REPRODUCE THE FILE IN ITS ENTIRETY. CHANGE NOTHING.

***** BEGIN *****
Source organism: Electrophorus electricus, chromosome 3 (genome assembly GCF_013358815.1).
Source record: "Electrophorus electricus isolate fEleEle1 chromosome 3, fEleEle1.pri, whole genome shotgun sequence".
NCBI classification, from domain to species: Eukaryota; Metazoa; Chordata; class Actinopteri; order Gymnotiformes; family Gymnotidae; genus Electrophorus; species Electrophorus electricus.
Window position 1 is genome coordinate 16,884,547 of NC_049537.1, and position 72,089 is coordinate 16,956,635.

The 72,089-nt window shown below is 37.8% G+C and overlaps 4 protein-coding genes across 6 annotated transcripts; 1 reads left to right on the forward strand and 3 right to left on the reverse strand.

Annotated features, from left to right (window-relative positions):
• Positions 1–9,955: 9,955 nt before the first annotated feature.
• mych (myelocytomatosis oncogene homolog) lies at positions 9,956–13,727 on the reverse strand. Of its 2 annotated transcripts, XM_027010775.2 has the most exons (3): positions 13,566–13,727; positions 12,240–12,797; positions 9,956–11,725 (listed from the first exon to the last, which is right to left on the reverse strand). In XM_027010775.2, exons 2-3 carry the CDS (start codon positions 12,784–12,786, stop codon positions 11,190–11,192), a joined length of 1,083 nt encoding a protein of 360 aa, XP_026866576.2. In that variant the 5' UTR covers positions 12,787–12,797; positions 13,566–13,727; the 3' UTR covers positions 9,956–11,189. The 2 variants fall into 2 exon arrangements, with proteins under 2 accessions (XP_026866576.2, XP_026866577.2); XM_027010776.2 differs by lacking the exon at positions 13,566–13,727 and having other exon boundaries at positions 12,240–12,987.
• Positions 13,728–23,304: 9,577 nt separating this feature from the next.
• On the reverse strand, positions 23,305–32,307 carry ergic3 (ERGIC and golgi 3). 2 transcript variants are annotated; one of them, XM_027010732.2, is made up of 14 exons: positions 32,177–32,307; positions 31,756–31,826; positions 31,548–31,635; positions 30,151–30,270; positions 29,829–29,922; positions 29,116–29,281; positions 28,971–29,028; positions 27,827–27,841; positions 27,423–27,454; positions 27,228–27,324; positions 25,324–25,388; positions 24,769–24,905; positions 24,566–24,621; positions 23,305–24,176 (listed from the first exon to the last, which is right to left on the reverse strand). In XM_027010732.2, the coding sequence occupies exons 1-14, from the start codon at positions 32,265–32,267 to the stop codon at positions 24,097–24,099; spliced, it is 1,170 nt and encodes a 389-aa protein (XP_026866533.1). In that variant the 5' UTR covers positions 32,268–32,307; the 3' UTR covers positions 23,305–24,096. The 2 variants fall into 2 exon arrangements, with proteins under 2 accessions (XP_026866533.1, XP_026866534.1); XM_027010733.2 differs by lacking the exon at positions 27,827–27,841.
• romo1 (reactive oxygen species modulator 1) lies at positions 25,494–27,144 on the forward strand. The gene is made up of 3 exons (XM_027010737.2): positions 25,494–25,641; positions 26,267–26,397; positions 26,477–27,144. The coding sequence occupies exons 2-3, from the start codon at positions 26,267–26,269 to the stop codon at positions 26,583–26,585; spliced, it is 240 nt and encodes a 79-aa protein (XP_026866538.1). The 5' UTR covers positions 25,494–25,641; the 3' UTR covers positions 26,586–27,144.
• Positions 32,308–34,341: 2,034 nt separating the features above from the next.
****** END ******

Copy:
Source organism: Electrophorus electricus, chromosome 3 (genome assembly GCF_013358815.1).
Source record: "Electrophorus electricus isolate fEleEle1 chromosome 3, fEleEle1.pri, whole genome shotgun sequence".
NCBI classification, from domain to species: Eukaryota; Metazoa; Chordata; class Actinopteri; order Gymnotiformes; family Gymnotidae; genus Electrophorus; species Electrophorus electricus.
Window position 1 is genome coordinate 16,884,547 of NC_049537.1, and position 72,089 is coordinate 16,956,635.

The 72,089-nt window shown below is 37.8% G+C and overlaps 4 protein-coding genes across 6 annotated transcripts; 1 reads left to right on the forward strand and 3 right to left on the reverse strand.

Annotated features, from left to right (window-relative positions):
• Positions 1–9,955: 9,955 nt before the first annotated feature.
• mych (myelocytomatosis oncogene homolog) lies at positions 9,956–13,727 on the reverse strand. Of its 2 annotated transcripts, XM_027010775.2 has the most exons (3): positions 13,566–13,727; positions 12,240–12,797; positions 9,956–11,725 (listed from the first exon to the last, which is right to left on the reverse strand). In XM_027010775.2, exons 2-3 carry the CDS (start codon positions 12,784–12,786, stop codon positions 11,190–11,192), a joined length of 1,083 nt encoding a protein of 360 aa, XP_026866576.2. In that variant the 5' UTR covers positions 12,787–12,797; positions 13,566–13,727; the 3' UTR covers positions 9,956–11,189. The 2 variants fall into 2 exon arrangements, with proteins under 2 accessions (XP_026866576.2, XP_026866577.2); XM_027010776.2 differs by lacking the exon at positions 13,566–13,727 and having other exon boundaries at positions 12,240–12,987.
• Positions 13,728–23,304: 9,577 nt separating this feature from the next.
• On the reverse strand, positions 23,305–32,307 carry ergic3 (ERGIC and golgi 3). 2 transcript variants are annotated; one of them, XM_027010732.2, is made up of 14 exons: positions 32,177–32,307; positions 31,756–31,826; positions 31,548–31,635; positions 30,151–30,270; positions 29,829–29,922; positions 29,116–29,281; positions 28,971–29,028; positions 27,827–27,841; positions 27,423–27,454; positions 27,228–27,324; positions 25,324–25,388; positions 24,769–24,905; positions 24,566–24,621; positions 23,305–24,176 (listed from the first exon to the last, which is right to left on the reverse strand). In XM_027010732.2, the coding sequence occupies exons 1-14, from the start codon at positions 32,265–32,267 to the stop codon at positions 24,097–24,099; spliced, it is 1,170 nt and encodes a 389-aa protein (XP_026866533.1). In that variant the 5' UTR covers positions 32,268–32,307; the 3' UTR covers positions 23,305–24,096. The 2 variants fall into 2 exon arrangements, with proteins under 2 accessions (XP_026866533.1, XP_026866534.1); XM_027010733.2 differs by lacking the exon at positions 27,827–27,841.
• romo1 (reactive oxygen species modulator 1) lies at positions 25,494–27,144 on the forward strand. The gene is made up of 3 exons (XM_027010737.2): positions 25,494–25,641; positions 26,267–26,397; positions 26,477–27,144. The coding sequence occupies exons 2-3, from the start codon at positions 26,267–26,269 to the stop codon at positions 26,583–26,585; spliced, it is 240 nt and encodes a 79-aa protein (XP_026866538.1). The 5' UTR covers positions 25,494–25,641; the 3' UTR covers positions 26,586–27,144.
• Positions 32,308–34,341: 2,034 nt separating the features above from the next.